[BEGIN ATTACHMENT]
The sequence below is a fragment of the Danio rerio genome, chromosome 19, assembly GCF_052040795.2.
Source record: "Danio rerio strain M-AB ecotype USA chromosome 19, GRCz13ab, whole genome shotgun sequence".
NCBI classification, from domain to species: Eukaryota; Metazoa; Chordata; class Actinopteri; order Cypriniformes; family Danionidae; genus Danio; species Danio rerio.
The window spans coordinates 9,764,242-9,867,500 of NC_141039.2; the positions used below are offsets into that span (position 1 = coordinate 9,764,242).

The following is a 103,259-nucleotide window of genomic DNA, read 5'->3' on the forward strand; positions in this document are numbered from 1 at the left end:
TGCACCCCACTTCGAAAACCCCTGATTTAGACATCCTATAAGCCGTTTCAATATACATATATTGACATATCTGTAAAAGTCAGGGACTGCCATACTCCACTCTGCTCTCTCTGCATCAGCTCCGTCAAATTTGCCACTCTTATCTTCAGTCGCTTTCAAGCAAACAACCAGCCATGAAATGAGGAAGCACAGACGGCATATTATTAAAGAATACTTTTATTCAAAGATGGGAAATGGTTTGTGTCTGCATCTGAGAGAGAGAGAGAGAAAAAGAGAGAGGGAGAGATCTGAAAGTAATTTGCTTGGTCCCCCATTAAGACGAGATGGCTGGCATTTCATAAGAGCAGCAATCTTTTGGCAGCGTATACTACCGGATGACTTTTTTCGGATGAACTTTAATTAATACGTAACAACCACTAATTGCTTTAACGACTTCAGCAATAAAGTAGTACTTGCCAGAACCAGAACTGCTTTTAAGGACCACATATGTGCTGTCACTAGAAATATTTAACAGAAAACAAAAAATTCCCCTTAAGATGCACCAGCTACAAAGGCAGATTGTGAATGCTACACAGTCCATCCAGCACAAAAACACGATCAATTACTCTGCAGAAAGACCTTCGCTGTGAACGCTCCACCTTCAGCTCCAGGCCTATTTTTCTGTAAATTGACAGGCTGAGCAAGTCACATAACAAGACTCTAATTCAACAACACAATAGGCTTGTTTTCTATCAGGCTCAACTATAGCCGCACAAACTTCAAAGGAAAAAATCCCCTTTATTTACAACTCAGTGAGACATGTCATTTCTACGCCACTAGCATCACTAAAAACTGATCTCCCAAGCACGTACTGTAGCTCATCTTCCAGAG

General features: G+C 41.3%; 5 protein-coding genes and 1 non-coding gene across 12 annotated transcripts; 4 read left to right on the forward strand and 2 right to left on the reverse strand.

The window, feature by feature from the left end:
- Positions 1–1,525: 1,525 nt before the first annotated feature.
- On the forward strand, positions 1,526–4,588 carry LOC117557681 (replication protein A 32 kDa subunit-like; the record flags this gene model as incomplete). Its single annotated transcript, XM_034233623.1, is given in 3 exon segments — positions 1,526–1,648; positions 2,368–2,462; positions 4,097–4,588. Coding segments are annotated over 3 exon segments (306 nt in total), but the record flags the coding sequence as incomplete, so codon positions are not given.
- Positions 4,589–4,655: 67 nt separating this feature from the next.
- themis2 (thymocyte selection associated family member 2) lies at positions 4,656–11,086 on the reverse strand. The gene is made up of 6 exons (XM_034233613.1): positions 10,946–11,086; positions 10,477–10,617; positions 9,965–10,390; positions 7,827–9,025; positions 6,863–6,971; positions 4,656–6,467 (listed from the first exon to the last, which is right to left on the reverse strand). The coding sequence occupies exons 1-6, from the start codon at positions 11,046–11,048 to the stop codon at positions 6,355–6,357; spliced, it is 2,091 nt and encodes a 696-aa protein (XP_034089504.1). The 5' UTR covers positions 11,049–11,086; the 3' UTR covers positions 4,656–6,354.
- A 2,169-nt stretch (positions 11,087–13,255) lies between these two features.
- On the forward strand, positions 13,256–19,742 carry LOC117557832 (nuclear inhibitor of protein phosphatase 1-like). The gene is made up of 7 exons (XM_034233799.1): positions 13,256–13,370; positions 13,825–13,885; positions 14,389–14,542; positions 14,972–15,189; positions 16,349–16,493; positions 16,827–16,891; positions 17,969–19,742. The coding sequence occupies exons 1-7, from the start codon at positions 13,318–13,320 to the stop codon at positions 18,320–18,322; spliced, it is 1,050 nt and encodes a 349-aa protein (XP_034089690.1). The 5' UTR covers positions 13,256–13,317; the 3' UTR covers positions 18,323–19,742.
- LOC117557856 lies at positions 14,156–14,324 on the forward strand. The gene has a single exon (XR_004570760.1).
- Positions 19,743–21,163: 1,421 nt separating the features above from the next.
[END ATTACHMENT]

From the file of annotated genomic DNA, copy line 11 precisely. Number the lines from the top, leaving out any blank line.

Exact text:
- Positions 4,589–4,655: 67 nt separating this feature from the next.